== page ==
Tropical depression forms over central Atlantic

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Beryl is the second tropical depression of the 2018 Atlantic hurricane season.

Tropical Depression Two (TD2) formed in the central Tropical Atlantic this morning.

Another system now centered southwest of Bermuda has a medium chance of developing into a tropical depression by the end of this week, according to the NHC.

Even so, the islands in the Caribbean that were left battered and bruised after the 2017 hurricane will face stormy conditions on Sunday and Monday.


Enough rain may fall to cause localized flash flooding and mudslides, especially along steep hillsides and in mountainous terrain.

Currently, the storm is 2140 km from the lesser Antilles.

There are no coastal watches or warnings in effect. Maximum winds are 35 miles per hour as it spins over the central Atlantic.

Many worry Beryl will cause power outages across Puerto Rico given the fragility of the US territory's electrical grid after Maria destroyed up to 75 percent of its distribution lines a year ago. It dumped heavy rain on the southeastern United States.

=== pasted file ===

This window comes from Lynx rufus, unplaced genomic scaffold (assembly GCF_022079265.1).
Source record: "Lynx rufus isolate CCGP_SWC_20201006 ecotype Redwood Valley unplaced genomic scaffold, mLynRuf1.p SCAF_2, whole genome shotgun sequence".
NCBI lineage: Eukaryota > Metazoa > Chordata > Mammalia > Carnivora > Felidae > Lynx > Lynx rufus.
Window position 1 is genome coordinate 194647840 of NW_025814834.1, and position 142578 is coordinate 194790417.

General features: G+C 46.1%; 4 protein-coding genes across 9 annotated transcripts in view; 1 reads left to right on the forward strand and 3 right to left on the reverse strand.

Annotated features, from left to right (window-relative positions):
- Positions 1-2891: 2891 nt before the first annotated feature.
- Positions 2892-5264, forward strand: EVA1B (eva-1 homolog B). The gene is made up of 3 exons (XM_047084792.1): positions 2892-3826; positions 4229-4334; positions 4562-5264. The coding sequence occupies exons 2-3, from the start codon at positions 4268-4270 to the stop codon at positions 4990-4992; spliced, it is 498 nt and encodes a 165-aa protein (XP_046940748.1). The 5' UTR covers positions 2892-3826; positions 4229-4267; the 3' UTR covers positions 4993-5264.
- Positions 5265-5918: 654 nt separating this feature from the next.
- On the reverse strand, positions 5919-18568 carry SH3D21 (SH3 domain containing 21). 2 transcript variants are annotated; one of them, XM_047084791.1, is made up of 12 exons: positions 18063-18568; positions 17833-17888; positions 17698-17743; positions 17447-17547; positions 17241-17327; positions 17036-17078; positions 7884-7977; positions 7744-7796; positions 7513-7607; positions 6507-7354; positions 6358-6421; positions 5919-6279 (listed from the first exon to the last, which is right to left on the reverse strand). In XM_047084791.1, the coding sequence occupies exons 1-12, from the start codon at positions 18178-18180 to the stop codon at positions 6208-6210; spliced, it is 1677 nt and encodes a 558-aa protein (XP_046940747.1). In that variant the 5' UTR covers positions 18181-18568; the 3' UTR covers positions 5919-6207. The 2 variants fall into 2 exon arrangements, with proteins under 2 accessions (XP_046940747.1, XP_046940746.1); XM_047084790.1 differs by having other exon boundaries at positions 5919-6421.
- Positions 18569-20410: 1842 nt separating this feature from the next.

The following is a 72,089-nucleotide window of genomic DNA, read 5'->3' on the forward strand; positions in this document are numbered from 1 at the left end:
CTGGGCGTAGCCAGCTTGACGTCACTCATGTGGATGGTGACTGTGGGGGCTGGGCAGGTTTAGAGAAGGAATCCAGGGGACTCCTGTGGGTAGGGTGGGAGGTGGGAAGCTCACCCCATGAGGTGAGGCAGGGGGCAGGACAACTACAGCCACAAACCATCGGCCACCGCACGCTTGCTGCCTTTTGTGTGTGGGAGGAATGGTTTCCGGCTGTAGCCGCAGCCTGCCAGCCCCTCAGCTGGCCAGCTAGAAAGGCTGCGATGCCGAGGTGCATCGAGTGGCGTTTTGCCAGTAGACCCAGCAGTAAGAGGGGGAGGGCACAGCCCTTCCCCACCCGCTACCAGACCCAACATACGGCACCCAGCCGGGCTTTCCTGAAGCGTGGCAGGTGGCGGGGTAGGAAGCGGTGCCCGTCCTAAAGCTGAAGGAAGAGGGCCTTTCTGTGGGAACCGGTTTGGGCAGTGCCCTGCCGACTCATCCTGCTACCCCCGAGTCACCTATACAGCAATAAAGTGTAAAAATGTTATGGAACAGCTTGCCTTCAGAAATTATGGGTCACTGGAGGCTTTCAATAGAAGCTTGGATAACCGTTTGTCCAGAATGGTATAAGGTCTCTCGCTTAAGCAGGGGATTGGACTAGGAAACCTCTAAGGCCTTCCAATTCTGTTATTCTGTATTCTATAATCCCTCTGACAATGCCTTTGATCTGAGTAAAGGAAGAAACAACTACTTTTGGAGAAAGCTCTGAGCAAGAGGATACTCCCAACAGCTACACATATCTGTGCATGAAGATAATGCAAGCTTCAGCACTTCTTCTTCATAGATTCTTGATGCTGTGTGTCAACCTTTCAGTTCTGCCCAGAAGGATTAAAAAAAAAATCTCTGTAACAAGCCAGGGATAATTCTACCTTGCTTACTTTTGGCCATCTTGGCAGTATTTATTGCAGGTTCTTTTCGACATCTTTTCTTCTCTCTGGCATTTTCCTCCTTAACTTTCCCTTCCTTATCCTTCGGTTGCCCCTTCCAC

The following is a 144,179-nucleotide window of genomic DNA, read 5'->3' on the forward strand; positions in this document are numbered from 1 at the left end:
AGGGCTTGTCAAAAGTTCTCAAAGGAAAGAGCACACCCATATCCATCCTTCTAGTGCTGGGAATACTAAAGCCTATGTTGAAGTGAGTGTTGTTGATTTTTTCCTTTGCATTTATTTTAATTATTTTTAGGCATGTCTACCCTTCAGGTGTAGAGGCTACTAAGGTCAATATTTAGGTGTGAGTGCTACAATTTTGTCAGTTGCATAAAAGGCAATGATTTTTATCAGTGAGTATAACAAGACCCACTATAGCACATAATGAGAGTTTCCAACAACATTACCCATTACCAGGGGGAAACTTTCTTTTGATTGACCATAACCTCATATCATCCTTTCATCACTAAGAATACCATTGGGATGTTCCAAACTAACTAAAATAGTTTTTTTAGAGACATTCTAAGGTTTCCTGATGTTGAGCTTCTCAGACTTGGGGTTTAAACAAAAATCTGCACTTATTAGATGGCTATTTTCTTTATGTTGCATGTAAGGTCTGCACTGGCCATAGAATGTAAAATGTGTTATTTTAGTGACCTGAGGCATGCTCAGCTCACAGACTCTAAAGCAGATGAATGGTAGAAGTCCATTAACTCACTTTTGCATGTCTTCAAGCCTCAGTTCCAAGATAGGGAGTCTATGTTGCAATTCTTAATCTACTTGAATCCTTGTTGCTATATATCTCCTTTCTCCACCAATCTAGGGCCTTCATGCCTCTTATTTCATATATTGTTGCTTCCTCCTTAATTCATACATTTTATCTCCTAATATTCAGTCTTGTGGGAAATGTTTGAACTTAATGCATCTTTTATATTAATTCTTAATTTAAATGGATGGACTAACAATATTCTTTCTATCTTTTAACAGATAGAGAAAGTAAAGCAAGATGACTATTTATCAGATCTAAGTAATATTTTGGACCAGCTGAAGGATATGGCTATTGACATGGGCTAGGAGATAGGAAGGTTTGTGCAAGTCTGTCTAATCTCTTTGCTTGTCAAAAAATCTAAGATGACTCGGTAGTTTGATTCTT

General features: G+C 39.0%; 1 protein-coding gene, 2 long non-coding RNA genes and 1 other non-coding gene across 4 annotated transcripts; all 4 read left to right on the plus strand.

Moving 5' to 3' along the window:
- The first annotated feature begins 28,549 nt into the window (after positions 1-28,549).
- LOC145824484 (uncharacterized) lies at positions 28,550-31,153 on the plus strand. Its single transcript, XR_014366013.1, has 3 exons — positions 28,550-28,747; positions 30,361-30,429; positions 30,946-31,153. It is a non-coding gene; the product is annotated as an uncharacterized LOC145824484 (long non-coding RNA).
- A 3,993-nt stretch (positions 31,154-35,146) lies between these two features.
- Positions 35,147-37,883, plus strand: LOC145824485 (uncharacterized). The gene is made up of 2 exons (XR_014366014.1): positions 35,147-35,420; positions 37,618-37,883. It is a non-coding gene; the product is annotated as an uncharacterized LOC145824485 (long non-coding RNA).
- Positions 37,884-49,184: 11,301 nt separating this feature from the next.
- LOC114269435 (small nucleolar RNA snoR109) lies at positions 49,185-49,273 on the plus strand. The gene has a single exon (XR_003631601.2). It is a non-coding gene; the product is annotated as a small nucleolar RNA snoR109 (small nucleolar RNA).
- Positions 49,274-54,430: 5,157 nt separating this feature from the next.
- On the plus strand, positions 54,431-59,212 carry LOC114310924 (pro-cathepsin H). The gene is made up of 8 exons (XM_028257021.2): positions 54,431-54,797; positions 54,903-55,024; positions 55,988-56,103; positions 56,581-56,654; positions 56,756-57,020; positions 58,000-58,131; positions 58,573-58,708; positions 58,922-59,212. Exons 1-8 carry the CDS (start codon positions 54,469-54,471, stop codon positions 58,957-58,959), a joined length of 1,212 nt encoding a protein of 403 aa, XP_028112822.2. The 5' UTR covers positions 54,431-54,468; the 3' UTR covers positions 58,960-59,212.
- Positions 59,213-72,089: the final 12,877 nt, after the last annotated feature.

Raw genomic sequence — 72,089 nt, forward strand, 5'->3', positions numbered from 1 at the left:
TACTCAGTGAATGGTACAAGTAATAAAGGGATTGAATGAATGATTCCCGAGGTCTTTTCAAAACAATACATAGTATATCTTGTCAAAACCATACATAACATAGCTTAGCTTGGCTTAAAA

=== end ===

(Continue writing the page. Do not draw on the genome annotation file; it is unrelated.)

Long lines were reported outside grocery stores on the islands of Dominica, Puerto Rico and elsewhere as people bought food and water as a preventive measure, the Associated Press reported. Small changes in the forecast cone could mean big changes.

"We're pretty prepared", she told the AP in a phone interview and said that crews fortified the roofs on all seven cottages that survived Hurricane Maria.

The next names on the list are Beryl then Chris.

Beryl remained very small, churning along at 14 miles per hour with maximum sustained winds of 65 miles per hour, shy of Category 1 status, according to an advisory issued at 11 a.m. ET by the National Hurricane Center.


So as always just make sure you stay aware of your surroundings this weekend and be prepared to take shelter from storms as they move in, especially if you'll be out late in the day.

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